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February 22, 2019

Seila Mosquera to be named state housing commissioner

Seila Mosquera, the leader of a non-profit developer of affordable housing, is Gov. Ned Lamont’s choice to become the state housing commissioner, according to members of the legislature’s Black and Puerto Rican Caucus.

Mosquera is the president and chief executive officer of the Mutual Housing Association of South Central Connecticut, which does business as NeighborWorks New Horizons. It is based in New Haven.

The non-profit owns or manages 24 developments with 610 apartments in Ansonia, Branford, Bridgeport, Guilford, Hamden, Milford, New Haven, Norwich, Stonington and Waterbury, according to its latest public filing with the IRS.

Her appointment is expected to be formally announced next week. Lamont is scheduled to go Friday to Washington D.C. for the winter meeting of the National Governors Association.

She would be taking over the Housing Department as the torrent of funding for housing under Gov. Dannel P. Malloy is slowing to a trickle: The new administration cut the department’s capital spending request from $252 million to $4.5 million, part of Lamont’s “debt diet.” The department’s current-year capital budget is $160 million.

“In light of progress in this area over the past 8 years, prior authorizations are sufficient,” the administration said in its budget summary.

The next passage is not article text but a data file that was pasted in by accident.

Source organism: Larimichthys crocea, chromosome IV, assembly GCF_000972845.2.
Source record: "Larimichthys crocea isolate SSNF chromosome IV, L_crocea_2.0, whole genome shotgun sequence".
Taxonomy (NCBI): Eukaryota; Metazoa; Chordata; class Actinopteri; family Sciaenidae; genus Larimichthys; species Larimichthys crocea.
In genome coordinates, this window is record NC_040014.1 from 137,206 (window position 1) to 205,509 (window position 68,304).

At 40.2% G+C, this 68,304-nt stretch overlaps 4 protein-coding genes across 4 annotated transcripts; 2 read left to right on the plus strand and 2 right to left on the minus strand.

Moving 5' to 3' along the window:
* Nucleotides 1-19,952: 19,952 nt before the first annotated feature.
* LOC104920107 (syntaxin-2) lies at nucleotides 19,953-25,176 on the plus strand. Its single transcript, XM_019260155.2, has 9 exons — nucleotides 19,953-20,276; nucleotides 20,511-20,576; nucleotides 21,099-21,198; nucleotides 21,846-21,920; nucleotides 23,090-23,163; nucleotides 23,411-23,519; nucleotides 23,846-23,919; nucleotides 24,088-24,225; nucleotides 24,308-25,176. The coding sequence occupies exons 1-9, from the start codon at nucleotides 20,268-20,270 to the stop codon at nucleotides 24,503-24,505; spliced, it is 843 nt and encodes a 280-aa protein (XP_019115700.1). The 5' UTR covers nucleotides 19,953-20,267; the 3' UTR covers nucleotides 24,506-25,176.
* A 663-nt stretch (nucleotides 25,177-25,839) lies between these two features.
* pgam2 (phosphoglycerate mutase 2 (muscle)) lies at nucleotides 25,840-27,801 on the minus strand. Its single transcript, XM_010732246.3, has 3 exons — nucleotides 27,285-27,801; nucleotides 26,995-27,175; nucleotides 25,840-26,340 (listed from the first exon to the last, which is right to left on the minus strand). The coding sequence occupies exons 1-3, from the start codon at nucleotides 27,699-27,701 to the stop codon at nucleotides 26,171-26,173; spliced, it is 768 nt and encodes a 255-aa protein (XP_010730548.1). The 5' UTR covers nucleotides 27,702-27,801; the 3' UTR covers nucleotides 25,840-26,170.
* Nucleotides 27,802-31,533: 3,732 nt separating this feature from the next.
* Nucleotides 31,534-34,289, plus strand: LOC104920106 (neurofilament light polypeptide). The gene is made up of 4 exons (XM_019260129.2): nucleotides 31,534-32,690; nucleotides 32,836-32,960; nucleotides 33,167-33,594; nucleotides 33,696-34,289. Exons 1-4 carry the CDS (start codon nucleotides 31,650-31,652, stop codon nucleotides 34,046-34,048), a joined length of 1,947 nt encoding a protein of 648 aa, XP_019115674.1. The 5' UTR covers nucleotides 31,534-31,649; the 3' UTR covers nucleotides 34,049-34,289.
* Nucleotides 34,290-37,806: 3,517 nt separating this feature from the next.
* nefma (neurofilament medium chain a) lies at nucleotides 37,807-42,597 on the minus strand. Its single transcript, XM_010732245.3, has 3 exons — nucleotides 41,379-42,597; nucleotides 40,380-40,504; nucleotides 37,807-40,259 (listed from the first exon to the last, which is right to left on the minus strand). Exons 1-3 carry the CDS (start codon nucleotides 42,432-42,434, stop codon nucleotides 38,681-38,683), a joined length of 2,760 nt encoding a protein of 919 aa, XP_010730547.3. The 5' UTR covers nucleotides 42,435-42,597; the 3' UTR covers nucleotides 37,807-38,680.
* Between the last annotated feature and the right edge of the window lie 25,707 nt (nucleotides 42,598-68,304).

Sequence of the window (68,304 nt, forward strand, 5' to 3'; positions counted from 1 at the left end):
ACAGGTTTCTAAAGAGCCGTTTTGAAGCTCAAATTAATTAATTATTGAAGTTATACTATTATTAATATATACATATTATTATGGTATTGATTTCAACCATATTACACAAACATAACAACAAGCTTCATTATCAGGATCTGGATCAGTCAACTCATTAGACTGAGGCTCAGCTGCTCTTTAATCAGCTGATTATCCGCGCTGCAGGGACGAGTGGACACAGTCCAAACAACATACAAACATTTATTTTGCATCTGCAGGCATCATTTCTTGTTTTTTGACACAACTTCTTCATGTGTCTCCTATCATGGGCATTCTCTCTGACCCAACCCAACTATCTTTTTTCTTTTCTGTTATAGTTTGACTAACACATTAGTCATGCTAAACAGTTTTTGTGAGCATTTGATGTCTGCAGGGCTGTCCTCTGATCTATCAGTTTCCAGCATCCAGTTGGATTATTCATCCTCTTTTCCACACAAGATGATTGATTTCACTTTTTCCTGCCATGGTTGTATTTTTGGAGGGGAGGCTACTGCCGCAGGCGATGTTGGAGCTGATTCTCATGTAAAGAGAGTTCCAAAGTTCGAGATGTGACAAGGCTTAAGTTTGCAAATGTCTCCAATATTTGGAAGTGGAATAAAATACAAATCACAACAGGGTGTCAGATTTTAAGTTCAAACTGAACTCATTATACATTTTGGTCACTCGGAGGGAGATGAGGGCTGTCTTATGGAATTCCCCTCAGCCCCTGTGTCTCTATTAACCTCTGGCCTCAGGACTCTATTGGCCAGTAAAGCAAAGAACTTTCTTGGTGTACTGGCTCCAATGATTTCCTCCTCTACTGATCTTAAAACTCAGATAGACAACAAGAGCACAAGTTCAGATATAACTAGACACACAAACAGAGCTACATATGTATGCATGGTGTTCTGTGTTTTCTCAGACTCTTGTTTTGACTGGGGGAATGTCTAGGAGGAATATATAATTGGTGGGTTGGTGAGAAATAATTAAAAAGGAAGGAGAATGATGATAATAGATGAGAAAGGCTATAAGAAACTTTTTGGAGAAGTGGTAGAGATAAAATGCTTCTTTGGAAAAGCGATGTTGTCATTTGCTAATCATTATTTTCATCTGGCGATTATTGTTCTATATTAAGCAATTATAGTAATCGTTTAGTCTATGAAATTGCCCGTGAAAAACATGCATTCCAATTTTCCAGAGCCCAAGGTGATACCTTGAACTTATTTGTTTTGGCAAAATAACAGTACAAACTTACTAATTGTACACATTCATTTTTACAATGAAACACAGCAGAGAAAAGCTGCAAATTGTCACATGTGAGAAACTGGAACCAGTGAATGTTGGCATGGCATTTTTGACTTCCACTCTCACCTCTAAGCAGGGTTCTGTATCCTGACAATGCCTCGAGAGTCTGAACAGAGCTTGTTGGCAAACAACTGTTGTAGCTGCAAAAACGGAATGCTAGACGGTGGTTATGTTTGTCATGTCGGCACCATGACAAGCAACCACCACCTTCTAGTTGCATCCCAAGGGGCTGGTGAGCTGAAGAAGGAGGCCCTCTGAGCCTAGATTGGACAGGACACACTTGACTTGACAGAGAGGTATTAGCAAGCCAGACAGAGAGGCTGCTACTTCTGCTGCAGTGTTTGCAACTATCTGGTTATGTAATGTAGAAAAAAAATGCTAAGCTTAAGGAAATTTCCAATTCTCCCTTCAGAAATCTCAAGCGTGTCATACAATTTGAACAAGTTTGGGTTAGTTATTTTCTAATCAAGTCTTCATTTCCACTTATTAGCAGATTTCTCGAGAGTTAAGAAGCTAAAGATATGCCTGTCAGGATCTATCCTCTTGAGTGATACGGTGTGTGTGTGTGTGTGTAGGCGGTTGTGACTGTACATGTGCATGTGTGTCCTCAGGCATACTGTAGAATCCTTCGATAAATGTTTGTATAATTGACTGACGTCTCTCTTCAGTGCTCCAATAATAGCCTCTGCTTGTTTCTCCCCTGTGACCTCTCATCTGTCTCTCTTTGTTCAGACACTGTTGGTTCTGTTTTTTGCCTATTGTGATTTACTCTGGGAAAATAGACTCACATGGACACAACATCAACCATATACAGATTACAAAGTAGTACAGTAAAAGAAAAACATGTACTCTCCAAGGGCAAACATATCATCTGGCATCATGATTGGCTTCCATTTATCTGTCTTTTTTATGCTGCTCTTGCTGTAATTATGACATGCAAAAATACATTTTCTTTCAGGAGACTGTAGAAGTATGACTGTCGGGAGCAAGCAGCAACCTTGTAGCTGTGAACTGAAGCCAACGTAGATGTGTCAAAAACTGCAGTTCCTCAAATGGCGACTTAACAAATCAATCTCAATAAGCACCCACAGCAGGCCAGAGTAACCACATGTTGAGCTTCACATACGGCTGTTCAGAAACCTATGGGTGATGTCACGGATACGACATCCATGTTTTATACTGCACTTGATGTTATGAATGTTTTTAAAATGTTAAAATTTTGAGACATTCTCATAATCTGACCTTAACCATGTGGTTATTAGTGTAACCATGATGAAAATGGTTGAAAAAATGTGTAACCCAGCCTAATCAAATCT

Malloy elevated the Housing Department to a stand-alone agency in 2013, an element of a campaign to end chronic homelessness and overhaul neglected state housing projects, many of them dotted with vacant and uninhabitable apartments. The state invested $1.5 billon in affordable housing during Malloy’s eight years as governor.

Mosquera, who could not be reached for comment Thursday, has been with the non-profit since the mid-1990s and has been the CEO for 15 years. She has a master’s degree in urban studies from Southern Connecticut State University and completed an 18-month program in community development at the Kennedy School of Government at Harvard.

“She brings the skill set necessary for the Housing Department,” said Rep. Juan Candelaria, D-New Haven.

Mosquera was at a meeting last week attended by Hispanic Democrats and Paul Mounds, the governor’s chief operating officer. One of the topics of the meeting was the recruitment of Hispanics to the administration. 

Rep. Chris Rosario, D-Bridgeport, said the Black and Puerto Rican Caucus was aware of Lamont’s decision to appoint Mosquera and applauded the choice. The caucus had met with the governor recently to press for diversity in his administration. 

“We’re glad the governor is going to appoint someone who is Latino and qualified,” Rosario said.

At 16.1 percent of the population, Hispanics were the single largest minority in Connecticut in 2017, up from 13.5 percent in 2010, according to the American Community Surveys conducted by the Census Bureau. Puerto Ricans accounted for more than half of all Hispanics in the state, at 8.1 percent of the total population in 2017 and 7.4 percent in 2010.

Lamont has named 10 new department heads, two of whom are black. He has reappointed 10 others from the previous administration, two of whom are black. One of the holdovers, Banking Commissioner Jorge Perez, is Hispanic.

Housing is one of seven state agencies with vacancies at the top. The department is small, with just 23 full-time positions in the state budget.

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